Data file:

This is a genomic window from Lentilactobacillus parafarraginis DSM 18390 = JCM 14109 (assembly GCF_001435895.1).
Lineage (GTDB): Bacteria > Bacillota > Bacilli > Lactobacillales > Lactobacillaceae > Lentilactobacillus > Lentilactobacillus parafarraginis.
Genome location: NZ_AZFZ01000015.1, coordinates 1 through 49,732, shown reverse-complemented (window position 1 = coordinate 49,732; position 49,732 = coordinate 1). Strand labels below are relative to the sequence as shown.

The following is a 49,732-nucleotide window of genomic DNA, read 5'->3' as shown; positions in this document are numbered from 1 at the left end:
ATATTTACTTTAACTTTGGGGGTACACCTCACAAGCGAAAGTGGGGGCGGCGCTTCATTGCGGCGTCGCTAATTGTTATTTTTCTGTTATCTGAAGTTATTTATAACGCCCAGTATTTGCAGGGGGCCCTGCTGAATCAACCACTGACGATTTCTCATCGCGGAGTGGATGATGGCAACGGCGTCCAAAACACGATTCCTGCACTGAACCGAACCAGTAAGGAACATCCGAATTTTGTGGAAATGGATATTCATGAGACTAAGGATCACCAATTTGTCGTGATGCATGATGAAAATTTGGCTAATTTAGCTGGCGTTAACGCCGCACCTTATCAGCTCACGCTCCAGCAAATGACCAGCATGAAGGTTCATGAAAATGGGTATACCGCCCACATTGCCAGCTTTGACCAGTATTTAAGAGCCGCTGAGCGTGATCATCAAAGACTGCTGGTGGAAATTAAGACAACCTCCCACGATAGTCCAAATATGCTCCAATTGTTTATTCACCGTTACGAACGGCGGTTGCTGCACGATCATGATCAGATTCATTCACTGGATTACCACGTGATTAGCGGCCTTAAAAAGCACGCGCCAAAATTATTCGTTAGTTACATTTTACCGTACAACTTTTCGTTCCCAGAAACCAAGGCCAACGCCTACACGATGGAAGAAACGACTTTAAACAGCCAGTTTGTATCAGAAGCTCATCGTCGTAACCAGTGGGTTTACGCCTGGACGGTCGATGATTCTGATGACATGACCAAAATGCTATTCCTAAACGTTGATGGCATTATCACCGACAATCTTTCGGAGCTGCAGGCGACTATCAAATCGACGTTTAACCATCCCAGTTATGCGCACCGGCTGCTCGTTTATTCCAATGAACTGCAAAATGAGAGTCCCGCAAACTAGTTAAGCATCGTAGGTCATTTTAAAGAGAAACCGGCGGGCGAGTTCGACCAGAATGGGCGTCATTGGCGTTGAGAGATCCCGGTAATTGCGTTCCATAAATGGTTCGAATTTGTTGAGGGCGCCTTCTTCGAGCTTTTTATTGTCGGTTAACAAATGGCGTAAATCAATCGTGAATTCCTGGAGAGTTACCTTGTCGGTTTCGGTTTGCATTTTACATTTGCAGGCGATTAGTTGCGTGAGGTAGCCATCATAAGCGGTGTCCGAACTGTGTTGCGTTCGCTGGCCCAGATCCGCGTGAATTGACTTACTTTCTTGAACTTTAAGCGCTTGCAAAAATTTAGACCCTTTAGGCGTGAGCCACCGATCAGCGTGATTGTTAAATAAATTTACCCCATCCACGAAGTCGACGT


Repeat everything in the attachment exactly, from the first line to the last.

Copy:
This is a genomic window from Lentilactobacillus parafarraginis DSM 18390 = JCM 14109 (assembly GCF_001435895.1).
Lineage (GTDB): Bacteria > Bacillota > Bacilli > Lactobacillales > Lactobacillaceae > Lentilactobacillus > Lentilactobacillus parafarraginis.
Genome location: NZ_AZFZ01000015.1, coordinates 1 through 49,732, shown reverse-complemented (window position 1 = coordinate 49,732; position 49,732 = coordinate 1). Strand labels below are relative to the sequence as shown.

The following is a 49,732-nucleotide window of genomic DNA, read 5'->3' as shown; positions in this document are numbered from 1 at the left end:
ATATTTACTTTAACTTTGGGGGTACACCTCACAAGCGAAAGTGGGGGCGGCGCTTCATTGCGGCGTCGCTAATTGTTATTTTTCTGTTATCTGAAGTTATTTATAACGCCCAGTATTTGCAGGGGGCCCTGCTGAATCAACCACTGACGATTTCTCATCGCGGAGTGGATGATGGCAACGGCGTCCAAAACACGATTCCTGCACTGAACCGAACCAGTAAGGAACATCCGAATTTTGTGGAAATGGATATTCATGAGACTAAGGATCACCAATTTGTCGTGATGCATGATGAAAATTTGGCTAATTTAGCTGGCGTTAACGCCGCACCTTATCAGCTCACGCTCCAGCAAATGACCAGCATGAAGGTTCATGAAAATGGGTATACCGCCCACATTGCCAGCTTTGACCAGTATTTAAGAGCCGCTGAGCGTGATCATCAAAGACTGCTGGTGGAAATTAAGACAACCTCCCACGATAGTCCAAATATGCTCCAATTGTTTATTCACCGTTACGAACGGCGGTTGCTGCACGATCATGATCAGATTCATTCACTGGATTACCACGTGATTAGCGGCCTTAAAAAGCACGCGCCAAAATTATTCGTTAGTTACATTTTACCGTACAACTTTTCGTTCCCAGAAACCAAGGCCAACGCCTACACGATGGAAGAAACGACTTTAAACAGCCAGTTTGTATCAGAAGCTCATCGTCGTAACCAGTGGGTTTACGCCTGGACGGTCGATGATTCTGATGACATGACCAAAATGCTATTCCTAAACGTTGATGGCATTATCACCGACAATCTTTCGGAGCTGCAGGCGACTATCAAATCGACGTTTAACCATCCCAGTTATGCGCACCGGCTGCTCGTTTATTCCAATGAACTGCAAAATGAGAGTCCCGCAAACTAGTTAAGCATCGTAGGTCATTTTAAAGAGAAACCGGCGGGCGAGTTCGACCAGAATGGGCGTCATTGGCGTTGAGAGATCCCGGTAATTGCGTTCCATAAATGGTTCGAATTTGTTGAGGGCGCCTTCTTCGAGCTTTTTATTGTCGGTTAACAAATGGCGTAAATCAATCGTGAATTCCTGGAGAGTTACCTTGTCGGTTTCGGTTTGCATTTTACATTTGCAGGCGATTAGTTGCGTGAGGTAGCCATCATAAGCGGTGTCCGAACTGTGTTGCGTTCGCTGGCCCAGATCCGCGTGAATTGACTTACTTTCTTGAACTTTAAGCGCTTGCAAAAATTTAGACCCTTTAGGCGTGAGCCACCGATCAGCGTGATTGTTAAATAAATTTACCCCATCCACGAAGTCGACGT